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Hemingway v. Columbus County Sheriff's Office

United States District Court, E.D. North Carolina, Western Division

March 20, 2018

DAVID KADEEM HEMINGWAY, Plaintiff,
v.
COLUMBUS COUNTY SHERIFF'S OFFICE; RENE TREVINO, detective; and LEWIS HATCHER, sheriff, Defendants.

          ORDER

          LOUISE W. FLANAGAN United States District Judge

         This matter is before the court on defendants' motions to dismiss for failure to state a claim. (DE 13, DE 18). The issues raised have been fully briefed and are ripe for adjudication. For the following reasons, the court grants defendants' motions.

         STATEMENT OF THE CASE

         On October 21, 2016, plaintiff, a pretrial detainee incarcerated in Columbus County detention center during the relevant period, filed this civil rights action pro se pursuant to 42 U.S.C. § 1983, asserting claims based on “Laws involving: Miranda, false imprisonment, detainment and arrest, fraudulent evidence.” (Complaint (DE 1) at 5). Additionally, plaintiff appears to be asserting violations of his right to a speedy trial and right to face his accuser. (See id.; DE 25). On May 17, 2017, the court completed its frivolity review and ordered that the case proceed. (DE 8). On June 15, 2017, defendant Columbus County Sheriff's Office (“Sheriff's Office”) filed the instant motion to dismiss, arguing the Sheriff's Office is not an entity capable of being sued. On June 19, 2017, all defendants filed a motion to dismiss, arguing that defendants cannot be liable for the claims asserted by plaintiff and that plaintiff's claims are barred by the doctrine established by Younger v. Harris, 401 U.S. 37 (1971) (“Younger doctrine”). Plaintiff filed a response to defendants' motions on July 3, 2017, to which all defendants replied on July 6, 2017.

         STATEMENT OF THE FACTS

         The relevant facts alleged in the complaint are as follows. In June 2013, plaintiff was arrested by the Fair Bluff Police Department pursuant to an arrest warrant on charges of “burglary, safe cracking, possession [of a] firearm, [possession of a] firearm by a felon[], conspiracy, [and] larceny.” (Complaint (DE 1) at 6). Plaintiff disputes these charges and the “false imprisonment” he has been subject to following his arrest. (Id.). Plaintiff additionally appears to allege that his right to a speedy trial and right to face his accuser has been violated in that the victims have been subpoenaed six times and have been a “no show, ” and plaintiff's case has been ongoing for 16 months. (Id. at 6-7; DE 25 at 2). Plaintiff further alleges defendant Rene Trevino (“Trevino”) was involved in fabricating evidence or lied to plaintiff concerning said evidence. (Complaint (DE 1) at 7; DE 25 at 2). Plaintiff alleges that he has been “wrongfully arrested for a crime [he] did not do [and] lost time from [his] family because of this situation more than 23 months altogether now, ” and additionally submits complaints concerning the amount of bail that has been set. (DE 25 at 2).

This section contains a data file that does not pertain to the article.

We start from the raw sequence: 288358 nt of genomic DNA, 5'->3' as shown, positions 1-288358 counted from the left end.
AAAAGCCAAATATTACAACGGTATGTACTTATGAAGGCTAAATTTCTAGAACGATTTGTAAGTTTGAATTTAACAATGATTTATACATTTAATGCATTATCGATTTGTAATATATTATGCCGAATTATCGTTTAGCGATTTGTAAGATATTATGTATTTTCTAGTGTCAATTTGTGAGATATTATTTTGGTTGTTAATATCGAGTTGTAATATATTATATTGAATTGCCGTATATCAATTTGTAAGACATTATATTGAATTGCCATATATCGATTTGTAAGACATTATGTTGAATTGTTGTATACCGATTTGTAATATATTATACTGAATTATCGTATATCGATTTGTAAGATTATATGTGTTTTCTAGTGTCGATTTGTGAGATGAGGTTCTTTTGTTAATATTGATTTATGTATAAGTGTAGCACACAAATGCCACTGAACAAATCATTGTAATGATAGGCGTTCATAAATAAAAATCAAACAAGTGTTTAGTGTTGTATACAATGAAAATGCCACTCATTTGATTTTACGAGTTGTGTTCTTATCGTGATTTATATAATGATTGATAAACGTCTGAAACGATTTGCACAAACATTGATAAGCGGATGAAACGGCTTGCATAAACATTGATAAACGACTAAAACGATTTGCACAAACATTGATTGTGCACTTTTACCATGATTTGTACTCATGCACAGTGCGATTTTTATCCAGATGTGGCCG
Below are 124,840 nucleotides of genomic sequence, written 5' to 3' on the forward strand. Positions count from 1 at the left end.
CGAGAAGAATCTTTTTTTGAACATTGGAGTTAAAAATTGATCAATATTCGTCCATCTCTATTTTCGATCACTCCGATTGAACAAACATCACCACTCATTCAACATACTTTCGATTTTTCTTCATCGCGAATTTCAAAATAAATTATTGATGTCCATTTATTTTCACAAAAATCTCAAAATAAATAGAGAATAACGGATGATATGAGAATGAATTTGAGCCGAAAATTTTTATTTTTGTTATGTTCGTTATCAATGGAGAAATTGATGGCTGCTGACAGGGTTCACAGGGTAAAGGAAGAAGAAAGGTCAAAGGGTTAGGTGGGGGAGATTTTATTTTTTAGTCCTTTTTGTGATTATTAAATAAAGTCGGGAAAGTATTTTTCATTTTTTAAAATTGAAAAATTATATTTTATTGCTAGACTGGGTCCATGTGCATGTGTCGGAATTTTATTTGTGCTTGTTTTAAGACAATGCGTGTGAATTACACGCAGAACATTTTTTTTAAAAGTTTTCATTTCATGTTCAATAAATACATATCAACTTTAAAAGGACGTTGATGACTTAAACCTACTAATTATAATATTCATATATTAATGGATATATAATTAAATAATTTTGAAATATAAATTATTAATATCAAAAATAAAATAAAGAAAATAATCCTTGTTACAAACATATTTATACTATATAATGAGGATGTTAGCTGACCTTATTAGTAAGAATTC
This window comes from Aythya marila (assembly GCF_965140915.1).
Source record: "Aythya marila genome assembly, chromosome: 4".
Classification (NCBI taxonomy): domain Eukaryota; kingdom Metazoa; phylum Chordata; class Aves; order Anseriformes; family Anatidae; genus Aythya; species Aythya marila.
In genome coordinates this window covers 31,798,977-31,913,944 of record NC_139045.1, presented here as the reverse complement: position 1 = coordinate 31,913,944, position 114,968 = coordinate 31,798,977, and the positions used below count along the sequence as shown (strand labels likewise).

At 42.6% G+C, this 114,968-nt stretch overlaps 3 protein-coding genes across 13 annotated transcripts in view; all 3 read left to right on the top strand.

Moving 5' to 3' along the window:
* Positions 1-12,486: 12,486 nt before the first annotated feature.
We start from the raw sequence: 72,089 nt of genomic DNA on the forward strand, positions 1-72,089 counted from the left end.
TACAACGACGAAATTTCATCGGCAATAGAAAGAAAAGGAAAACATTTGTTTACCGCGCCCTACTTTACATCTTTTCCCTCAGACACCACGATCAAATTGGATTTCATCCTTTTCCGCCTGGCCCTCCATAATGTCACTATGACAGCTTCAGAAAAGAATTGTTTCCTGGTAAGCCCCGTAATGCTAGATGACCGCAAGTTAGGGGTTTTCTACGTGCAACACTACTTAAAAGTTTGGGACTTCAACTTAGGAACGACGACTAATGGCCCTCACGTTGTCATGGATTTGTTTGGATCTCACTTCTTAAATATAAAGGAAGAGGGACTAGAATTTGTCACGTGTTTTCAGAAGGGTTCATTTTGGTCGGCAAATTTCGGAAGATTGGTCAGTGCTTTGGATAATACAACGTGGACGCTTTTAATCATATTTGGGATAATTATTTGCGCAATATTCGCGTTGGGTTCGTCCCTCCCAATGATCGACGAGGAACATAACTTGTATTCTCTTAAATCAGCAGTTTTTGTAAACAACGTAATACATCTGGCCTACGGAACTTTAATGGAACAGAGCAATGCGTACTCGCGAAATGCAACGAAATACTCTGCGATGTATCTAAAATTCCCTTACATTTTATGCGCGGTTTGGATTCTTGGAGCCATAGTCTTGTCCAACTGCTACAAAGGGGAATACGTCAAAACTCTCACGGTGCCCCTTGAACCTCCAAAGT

DISCUSSION

         A. Standard of Review

         A motion to dismiss under Rule 12(b)(6) determines only whether a claim is stated; “it does not resolve contests surrounding the facts, the merits of a claim, or the applicability of defenses.” Republican Party v. Martin, 980 F.2d 943, 952 (4th Cir. 1992). A claim is stated if the complaint contains “sufficient factual matter, accepted as true, to ‘state a claim to relief that is plausible on its face.'” Ashcroft v. Iqbal, 556 U.S. 662, 678 (2009) (quoting Bell Atlantic Corp. v. Twombly, 550 U.S. 544, 570 (2007)). In evaluating whether a claim is stated, “[the] court accepts all well-pled facts as true and construes these facts in the light most favorable to the plaintiff, ” but does not consider “legal conclusions, elements of a cause of action, . . . bare assertions devoid of further factual enhancement[, ] . . . unwarranted inferences, unreasonable conclusions, or arguments.” Nemet Chevrolet, Ltd. v. Consumeraffairs.com, Inc., 591 F.3d 250, 255 (4th Cir. 2009) (citations omitted). In other words, this plausibility standard requires a plaintiff to articulate facts, that, when accepted as true, demonstrate that the plaintiff has stated a claim that makes it plausible he is entitled to relief. See Francis v. Giacomelli, 588 F.3d 186, 193 (4th Cir. 2009) (citing Iqbal, 556 U.S. at 678, and Twombly, 550 U.S. at 557).

         B. Analysis

         1. Claims Against Defendant Sheriff's Office

         Defendant Sheriff's Office is not a legal entity capable of being sued. State law determines whether a state governmental agency has the capacity to be sued. Fed.R.Civ.P. 17(b)(3) (“Capacity to sue or be sued is determined . . . by the law of the state where the court is located.”). In the instant case, there is no North Carolina statute authorizing suits against sheriff's departments. Cf. N.C. Gen. Stat. § 58-76-5 (authorizing suits against sheriffs). This court has repeatedly found that sheriff's departments lack capacity to be sued in North Carolina. See, e.g., Dillon v. Mills, No. 4:16-CV-00003-FL, 2016 WL 3102015, at *2 (E.D. N.C. June 2, 2016) (citing Parker v. Bladen County, 583 F.Supp.2d 736 (E.D. N.C. 2008)) (“District courts in North Carolina have found that sheriff departments do not have capacity to be sued.”); McCallister v. Lee, No. 7:13-CV-154-FL, 2014 WL 3700337, at *1 (E.D. N.C. July 24, 2014), aff'd, 585 F. App'x 56 (4th Cir. 2014) (“Under North Carolina law, [the Onslow County Sheriff's Department] is not an independent legal entity with the capacity to sue and be sued.”).

         Defendant Sheriff Office lacks the capacity to be sued under North Carolina law, and therefore defendant Sheriff Office's motion to dismiss is granted, and plaintiff's ...


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